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Microsoft and Google's battle for AI supremacy is shaking up the tech market

The two tech behemoths are on a collision course to define the next generation of AI tech.

Jolted by the immense global popularity of ChatGPT, big tech companies around the world are scrambling to up their game in the wake of an artificial intelligence showdown.


On Monday, Google made an announcement that it would soon release an experimental chatbot called Bard, and will roll it out to the public in the coming weeks. According to Google, the name Bard was chosen because it is a storyteller. The technology of Bard is based on the company’s experimental large language model called LaMDA, an acronym for Language Model for Dialogue Applications, which has been in development for several years. Bard will be built into Google's current search function, working in the background of search queries to generate a short text summary of your results, rather than simply an index of links.

Just a day after Bard was announced, Microsoft quickly responded and laid out its plan to increase its focus on artificial intelligence, including a boost in funding for products and incorporating AI chat features – even more advanced than ChatGPT — into its Bing search engine and web browser Edge. It was only recently that Microsoft announced it would invest US$10 billion in OpenAI, the company that developed ChatGPT, on top of a previous investment of a billion or more in 2022.


During his keynote on Tuesday, Microsoft CEO Satya Nadella declared that “a new race starts today.” Microsoft is calling the new AI-powered Bing and Edge internet “copilots.” With the new Bing, people can ask their search engine questions and get humanlike responses pulled from sources across the internet. Bing will also let you chat with your search engine to refine or elaborate on your search.

Are tech titans playing with fire?


Microsoft’s move is by far the biggest threat to Google, who has spent the last two decades as the most popular search engine in the world.


Prior to launching Bard this week, Google has also invested US$300 million in OpenAI’s rival, Anthropic, founded by former OpenAI researchers. The company conducts research into machine-powered language models and has also built its own rival to ChatGPT chatbot named Claude. The company has also recently selected Google Cloud as its preferred cloud provider, similar to how Microsoft is OpenAI’s exclusive cloud provider, in the same vein as how Microsoft is OpenAI’s exclusive cloud provider.

In Silicon Valley, the race for AI supremacy is all the rage. Recently, BuzzFeed's stock price soared 19 percent after a Wall Street Journal report revealed that it would use OpenAI’s technology for its content to create AI-generated listicles and quizzes.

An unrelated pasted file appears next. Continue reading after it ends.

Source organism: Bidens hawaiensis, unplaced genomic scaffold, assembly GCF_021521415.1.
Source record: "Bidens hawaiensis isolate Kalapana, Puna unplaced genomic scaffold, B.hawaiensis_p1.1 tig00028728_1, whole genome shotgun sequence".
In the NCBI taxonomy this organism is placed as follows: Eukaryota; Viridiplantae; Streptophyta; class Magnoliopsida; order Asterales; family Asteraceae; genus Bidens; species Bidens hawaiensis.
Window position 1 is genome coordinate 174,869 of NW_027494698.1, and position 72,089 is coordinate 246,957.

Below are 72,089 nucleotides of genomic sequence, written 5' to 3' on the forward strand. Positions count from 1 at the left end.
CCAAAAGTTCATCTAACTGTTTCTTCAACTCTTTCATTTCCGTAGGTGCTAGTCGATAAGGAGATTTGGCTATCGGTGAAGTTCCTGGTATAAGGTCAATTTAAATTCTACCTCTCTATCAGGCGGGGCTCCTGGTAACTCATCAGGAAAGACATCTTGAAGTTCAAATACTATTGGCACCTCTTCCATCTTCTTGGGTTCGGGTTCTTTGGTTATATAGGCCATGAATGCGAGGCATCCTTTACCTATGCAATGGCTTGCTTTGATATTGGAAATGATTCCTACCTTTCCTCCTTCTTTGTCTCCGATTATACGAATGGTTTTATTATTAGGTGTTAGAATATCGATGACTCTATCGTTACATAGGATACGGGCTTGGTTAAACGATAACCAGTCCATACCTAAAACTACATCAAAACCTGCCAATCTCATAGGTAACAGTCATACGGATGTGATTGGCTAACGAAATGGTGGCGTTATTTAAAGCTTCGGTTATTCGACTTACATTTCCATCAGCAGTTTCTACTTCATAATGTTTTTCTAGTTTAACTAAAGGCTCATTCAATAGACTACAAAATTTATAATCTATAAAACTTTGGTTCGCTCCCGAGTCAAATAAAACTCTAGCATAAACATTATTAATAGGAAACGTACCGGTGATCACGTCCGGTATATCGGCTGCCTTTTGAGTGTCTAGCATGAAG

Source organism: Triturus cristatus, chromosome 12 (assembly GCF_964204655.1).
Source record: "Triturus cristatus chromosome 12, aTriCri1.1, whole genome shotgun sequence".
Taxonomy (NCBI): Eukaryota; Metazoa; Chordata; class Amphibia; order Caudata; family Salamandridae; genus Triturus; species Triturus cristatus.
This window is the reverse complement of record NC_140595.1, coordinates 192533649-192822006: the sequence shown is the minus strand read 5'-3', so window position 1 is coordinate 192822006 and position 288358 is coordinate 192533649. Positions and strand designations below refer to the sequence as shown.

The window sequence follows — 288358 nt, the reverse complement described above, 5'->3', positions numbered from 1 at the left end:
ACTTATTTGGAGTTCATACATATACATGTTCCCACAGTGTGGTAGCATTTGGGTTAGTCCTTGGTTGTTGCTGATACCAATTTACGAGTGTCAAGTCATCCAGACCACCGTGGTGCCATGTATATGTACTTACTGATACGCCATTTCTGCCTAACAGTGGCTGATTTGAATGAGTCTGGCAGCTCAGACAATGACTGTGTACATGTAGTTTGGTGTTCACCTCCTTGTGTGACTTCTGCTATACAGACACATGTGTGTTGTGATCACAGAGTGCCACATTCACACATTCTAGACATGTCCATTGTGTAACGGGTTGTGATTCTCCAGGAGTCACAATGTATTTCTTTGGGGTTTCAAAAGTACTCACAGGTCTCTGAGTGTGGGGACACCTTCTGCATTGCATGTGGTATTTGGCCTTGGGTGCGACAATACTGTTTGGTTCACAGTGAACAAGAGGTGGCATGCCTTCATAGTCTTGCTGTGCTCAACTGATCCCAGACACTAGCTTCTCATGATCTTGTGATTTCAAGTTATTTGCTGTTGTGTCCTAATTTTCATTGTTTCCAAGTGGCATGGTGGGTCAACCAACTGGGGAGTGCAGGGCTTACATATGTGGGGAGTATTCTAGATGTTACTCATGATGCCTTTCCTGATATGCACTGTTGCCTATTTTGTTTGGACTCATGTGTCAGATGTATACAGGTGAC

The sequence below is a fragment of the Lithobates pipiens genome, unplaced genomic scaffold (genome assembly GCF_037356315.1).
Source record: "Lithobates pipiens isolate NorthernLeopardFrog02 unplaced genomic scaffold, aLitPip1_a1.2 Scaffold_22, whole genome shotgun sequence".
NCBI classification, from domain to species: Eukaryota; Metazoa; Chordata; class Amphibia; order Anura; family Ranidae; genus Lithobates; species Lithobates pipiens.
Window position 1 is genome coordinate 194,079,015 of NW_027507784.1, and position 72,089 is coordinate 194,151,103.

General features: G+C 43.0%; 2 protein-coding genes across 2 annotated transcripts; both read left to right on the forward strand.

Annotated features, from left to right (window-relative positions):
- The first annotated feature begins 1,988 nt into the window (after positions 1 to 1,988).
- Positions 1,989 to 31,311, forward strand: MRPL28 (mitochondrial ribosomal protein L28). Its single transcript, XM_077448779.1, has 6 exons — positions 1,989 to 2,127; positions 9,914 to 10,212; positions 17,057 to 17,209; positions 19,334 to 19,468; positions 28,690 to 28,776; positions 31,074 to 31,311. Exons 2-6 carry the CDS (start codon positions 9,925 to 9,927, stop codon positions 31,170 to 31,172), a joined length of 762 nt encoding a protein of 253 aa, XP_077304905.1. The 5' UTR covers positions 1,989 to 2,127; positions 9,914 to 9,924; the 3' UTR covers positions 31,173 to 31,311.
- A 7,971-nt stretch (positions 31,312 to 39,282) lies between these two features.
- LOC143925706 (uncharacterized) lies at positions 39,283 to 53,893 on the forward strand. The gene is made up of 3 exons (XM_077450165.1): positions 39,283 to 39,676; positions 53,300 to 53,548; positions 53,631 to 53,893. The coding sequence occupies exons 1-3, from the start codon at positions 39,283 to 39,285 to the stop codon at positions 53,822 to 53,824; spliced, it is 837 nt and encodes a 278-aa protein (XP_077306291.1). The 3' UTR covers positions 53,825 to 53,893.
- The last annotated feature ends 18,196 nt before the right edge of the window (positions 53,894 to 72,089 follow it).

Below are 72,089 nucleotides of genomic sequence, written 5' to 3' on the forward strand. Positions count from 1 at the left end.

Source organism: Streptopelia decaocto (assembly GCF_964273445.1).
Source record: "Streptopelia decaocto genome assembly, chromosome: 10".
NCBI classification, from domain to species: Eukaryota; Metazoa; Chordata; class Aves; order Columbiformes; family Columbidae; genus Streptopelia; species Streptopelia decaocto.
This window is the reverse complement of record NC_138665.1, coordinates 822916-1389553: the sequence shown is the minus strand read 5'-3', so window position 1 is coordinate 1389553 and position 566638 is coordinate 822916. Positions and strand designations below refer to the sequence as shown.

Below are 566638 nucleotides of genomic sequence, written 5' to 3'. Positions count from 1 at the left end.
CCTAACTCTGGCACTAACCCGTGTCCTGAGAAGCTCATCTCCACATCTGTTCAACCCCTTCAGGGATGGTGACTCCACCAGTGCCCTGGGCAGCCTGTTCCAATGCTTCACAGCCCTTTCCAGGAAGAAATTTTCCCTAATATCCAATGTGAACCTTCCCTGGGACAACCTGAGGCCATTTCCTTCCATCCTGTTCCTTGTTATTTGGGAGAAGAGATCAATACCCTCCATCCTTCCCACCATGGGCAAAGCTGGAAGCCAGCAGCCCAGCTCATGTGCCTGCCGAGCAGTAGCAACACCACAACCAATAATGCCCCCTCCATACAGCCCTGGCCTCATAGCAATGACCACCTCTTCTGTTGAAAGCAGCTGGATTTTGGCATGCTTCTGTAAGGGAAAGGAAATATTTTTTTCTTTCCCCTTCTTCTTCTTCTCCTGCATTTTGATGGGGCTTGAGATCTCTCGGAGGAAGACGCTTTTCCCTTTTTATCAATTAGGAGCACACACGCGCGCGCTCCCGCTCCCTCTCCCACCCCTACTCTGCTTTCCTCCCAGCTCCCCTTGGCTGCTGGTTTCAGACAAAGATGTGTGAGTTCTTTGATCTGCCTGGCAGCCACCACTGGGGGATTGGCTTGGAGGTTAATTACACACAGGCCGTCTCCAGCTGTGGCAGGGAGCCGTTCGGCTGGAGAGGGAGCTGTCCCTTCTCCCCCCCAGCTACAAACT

Let’s not forget about GPT-4, which is supposed to be OpenAI’s most advanced and anticipated AI models which is still scheduled to come out this year and dwarf the abilities of ChatGPT (the current ChatGPT is a leveled up version of GPT-3, the company’s previous language model which came out in 2020).


Across the Pacific Ocean, Baidu, the Chinese tech giant, is gearing up to launch a chatbot similar to ChatGPT, called Ernie, in March. And Alibaba, China’s e-commerce megacorp told CNBC on Wednesday that it is also working on a rival to ChatGPT, jumping on board the chatbot hype.

Welcome to the AI bonanza, what next? 


Since its debut in November 2022, ChatGPT has become a global phenomenon, garnering more than 30 million users and gets roughly five million visits a day, making it one of the fastest-growing software products in modern history. By contrast, Instagram, which was launched in 2010, took nearly a year to reach its first 10 million users.


More than a decade in the making from the research at tech companies like Google, OpenAI and Meta, these chatbots are poised to be disruptive in the way computer software is built, used and operated, and will certainly impact the way we, as users, navigate the web.

But the technology has flaws. Because the chatbots learn their skills by analyzing vast amounts of data that exist on the internet, there is a tendency for factual inaccuracies.


Last month, CNET was forced to issue corrections on a number of articles, after it was revealed that the news outlet used an AI-powered tool to write dozens of stories.


Google made a misstep with Bard with a factual error about the James Webb Space Telescope as seen in its demo video. The market value of Alphabet Inc., Google’s parent company, immediately plunged US$100 billion on Wednesday following the revelation.

The ongoing AI rat race also raises concerns other than its functionality. Beena Ammanath, who leads Trustworthy Tech Ethics at Deloitte and is the executive director of the Global Deloitte AI Institute, warned in an interview with CNN of AI’s “unintended consequences”, pointing to issues. Ammanath also equated the swift deployment of AI as “building Jurassic Park, putting some danger signs on the fences, but leaving all the gates open.”


The world’s biggest names in tech are well aware of the power that AI has to reshape the world as we know it. Yet, building the digital equivalent of a human brain is an arduous mission, and there are a whole host of risks and ethical concerns that need to be carefully assessed before rushing in to cement the future of AI. If this battle of the bots continues to follow Silicon Valley’s “move fast and break things” ethos, which has been proven to be rather problematic in the past (looking at you, Meta), there’s a worrying risk of overlooking safety, social, and ethical implications of the nascent technology.